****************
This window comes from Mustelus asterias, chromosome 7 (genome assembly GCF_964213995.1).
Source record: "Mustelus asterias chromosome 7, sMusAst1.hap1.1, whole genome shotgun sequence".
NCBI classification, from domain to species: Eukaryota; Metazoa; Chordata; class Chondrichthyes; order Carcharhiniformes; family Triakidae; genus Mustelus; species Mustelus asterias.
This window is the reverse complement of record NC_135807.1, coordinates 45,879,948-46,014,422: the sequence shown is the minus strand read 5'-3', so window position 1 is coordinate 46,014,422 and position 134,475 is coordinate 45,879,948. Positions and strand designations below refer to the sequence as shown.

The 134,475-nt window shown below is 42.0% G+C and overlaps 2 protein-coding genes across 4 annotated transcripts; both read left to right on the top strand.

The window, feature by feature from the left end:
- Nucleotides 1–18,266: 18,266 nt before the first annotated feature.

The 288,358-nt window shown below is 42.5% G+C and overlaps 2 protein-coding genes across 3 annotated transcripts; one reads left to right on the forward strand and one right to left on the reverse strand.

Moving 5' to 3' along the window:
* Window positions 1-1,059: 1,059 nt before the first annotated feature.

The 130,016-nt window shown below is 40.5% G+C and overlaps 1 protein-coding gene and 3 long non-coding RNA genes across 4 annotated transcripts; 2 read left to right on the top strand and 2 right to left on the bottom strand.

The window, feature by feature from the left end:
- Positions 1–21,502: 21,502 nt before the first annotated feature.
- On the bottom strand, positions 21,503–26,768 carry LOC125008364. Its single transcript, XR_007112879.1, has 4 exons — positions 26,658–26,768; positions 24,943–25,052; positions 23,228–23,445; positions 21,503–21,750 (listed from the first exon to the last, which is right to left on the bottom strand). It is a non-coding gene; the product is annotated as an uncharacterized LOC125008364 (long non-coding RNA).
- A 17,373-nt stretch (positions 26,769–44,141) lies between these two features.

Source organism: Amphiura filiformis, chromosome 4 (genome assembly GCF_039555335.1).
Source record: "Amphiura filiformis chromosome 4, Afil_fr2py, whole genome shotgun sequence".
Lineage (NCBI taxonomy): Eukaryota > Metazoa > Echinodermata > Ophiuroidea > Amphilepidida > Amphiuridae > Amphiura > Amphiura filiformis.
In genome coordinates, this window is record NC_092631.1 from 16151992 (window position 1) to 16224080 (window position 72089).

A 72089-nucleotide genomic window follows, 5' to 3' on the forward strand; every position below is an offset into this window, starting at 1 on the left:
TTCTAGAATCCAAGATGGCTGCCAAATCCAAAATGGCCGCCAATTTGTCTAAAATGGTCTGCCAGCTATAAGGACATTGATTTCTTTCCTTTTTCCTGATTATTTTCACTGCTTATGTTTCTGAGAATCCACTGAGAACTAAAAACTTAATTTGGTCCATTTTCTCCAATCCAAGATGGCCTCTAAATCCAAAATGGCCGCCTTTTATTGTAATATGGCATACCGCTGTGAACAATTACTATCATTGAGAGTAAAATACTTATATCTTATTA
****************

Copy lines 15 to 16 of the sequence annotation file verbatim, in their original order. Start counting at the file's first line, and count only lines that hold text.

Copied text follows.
- A 17,373-nt stretch (positions 26,769–44,141) lies between these two features.

Source organism: Amphiura filiformis, chromosome 4 (genome assembly GCF_039555335.1).